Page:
Page:The Passenger Pigeon - Mershon.djvu/31

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CHAPTER II
The Passenger Pigeon
(Columba Migratoria)
From "American Ornithology," by Alexander Wilson


THIS remarkable bird merits a distinguished place in the annals of our feathered tribes—a claim to which I shall endeavor to do justice; and, though it would be impossible, in the bounds allotted to this account, to relate all I have seen and heard of this species, yet no circumstance shall be omitted with which I am acquainted (however extraordinary some of these may appear) that may tend to illustrate its history.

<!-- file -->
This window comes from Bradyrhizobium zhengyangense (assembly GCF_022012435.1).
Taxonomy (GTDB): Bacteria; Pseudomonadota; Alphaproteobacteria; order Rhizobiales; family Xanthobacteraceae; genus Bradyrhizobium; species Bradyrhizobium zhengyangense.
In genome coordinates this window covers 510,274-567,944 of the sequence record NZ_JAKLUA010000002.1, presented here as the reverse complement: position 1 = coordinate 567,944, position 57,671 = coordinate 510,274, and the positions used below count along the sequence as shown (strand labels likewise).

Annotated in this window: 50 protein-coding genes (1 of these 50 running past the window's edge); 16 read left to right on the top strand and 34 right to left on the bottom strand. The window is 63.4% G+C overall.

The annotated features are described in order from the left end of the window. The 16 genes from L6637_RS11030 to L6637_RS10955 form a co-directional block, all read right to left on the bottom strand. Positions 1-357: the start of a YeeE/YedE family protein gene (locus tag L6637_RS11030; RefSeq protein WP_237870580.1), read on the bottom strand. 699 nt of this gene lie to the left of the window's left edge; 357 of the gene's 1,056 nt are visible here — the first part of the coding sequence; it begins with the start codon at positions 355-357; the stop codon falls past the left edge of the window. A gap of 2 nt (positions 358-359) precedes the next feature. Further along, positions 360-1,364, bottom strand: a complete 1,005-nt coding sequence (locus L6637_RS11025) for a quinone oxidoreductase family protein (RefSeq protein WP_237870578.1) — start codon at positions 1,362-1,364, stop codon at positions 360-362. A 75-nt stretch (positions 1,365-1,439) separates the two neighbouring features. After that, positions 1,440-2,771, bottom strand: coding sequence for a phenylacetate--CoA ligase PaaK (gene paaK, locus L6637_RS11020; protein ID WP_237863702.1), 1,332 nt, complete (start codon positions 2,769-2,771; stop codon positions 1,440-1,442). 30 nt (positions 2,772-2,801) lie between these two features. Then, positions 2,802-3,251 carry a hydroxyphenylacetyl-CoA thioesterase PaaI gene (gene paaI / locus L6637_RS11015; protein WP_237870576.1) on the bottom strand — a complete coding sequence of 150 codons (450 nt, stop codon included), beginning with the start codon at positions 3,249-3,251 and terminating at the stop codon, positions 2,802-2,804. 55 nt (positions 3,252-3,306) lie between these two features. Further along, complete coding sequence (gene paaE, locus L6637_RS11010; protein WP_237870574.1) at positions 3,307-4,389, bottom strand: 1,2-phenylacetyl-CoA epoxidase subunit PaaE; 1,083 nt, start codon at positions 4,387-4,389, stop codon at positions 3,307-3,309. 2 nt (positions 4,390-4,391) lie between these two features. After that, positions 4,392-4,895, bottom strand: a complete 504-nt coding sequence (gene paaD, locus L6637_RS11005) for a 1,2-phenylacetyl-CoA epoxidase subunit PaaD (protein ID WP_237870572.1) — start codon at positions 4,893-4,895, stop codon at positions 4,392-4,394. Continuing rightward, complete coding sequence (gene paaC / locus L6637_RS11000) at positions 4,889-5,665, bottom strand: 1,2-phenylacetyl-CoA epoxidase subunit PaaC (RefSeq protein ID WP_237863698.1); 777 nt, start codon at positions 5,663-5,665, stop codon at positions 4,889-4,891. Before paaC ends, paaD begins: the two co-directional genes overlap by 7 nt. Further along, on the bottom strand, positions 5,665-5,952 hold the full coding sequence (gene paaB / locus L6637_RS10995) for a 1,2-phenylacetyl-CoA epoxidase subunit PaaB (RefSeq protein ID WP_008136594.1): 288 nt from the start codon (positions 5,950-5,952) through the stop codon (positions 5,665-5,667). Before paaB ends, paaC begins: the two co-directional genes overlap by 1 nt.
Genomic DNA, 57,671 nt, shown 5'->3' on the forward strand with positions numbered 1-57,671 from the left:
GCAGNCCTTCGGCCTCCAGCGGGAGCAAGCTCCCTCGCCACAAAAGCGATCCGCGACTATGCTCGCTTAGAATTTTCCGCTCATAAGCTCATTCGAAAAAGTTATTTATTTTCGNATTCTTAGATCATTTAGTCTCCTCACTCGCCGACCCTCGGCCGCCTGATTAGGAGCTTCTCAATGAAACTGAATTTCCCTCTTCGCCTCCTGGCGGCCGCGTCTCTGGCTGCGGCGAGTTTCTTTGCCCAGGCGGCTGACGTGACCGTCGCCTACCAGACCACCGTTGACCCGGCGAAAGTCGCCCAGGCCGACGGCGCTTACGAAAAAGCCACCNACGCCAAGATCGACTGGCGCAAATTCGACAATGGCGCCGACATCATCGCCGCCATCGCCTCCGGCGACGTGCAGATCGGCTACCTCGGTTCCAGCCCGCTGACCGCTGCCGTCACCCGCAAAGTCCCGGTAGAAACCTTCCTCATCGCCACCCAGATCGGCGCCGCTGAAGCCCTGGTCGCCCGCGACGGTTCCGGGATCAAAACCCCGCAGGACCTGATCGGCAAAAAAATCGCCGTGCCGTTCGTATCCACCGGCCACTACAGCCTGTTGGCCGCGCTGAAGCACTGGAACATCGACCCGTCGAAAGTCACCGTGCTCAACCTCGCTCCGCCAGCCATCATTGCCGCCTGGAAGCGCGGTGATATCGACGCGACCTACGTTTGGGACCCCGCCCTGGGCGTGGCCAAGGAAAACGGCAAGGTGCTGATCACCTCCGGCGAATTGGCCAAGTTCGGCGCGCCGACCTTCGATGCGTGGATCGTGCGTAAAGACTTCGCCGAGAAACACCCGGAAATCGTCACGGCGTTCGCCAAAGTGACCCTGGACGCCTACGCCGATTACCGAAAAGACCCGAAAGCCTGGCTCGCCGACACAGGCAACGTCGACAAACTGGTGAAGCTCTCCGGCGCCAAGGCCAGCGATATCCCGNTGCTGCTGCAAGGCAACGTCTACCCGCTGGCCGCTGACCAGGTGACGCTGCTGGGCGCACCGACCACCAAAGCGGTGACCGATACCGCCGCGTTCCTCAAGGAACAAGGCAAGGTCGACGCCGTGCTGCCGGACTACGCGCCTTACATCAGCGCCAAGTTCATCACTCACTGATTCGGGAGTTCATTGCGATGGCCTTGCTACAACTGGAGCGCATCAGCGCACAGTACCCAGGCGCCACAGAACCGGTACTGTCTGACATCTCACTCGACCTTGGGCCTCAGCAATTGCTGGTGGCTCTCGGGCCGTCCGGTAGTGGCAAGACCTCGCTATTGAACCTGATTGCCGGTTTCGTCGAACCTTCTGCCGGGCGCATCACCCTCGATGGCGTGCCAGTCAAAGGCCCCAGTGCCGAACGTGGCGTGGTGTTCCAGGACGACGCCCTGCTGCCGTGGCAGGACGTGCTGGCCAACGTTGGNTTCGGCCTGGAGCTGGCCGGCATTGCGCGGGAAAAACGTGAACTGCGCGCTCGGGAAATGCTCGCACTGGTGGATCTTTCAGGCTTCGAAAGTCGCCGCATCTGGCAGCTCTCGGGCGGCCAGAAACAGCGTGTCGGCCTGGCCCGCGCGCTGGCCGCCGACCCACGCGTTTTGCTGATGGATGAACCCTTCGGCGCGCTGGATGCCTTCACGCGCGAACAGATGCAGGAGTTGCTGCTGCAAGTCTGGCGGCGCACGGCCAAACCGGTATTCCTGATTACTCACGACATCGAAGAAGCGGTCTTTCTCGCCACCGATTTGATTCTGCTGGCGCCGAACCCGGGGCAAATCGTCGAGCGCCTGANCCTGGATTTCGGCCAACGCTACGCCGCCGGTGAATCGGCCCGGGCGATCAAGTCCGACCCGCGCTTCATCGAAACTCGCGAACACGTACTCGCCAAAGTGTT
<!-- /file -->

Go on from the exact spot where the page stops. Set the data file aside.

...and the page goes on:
The wild pigeon of the United States inhabits a wide and extensive region of North America, on this side of the Great Stony Mountains, beyond which, to the westward, I have not heard of their being seen. According to Mr. Hutchins, they abound in the country around Hudson's Bay, where they usually remain as late as December, feeding, when the ground is covered with snow, on the buds of the juniper. They spread over the whole of Canada; were seen by Captain Lewis and his party near the Great Falls of the Missouri, upwards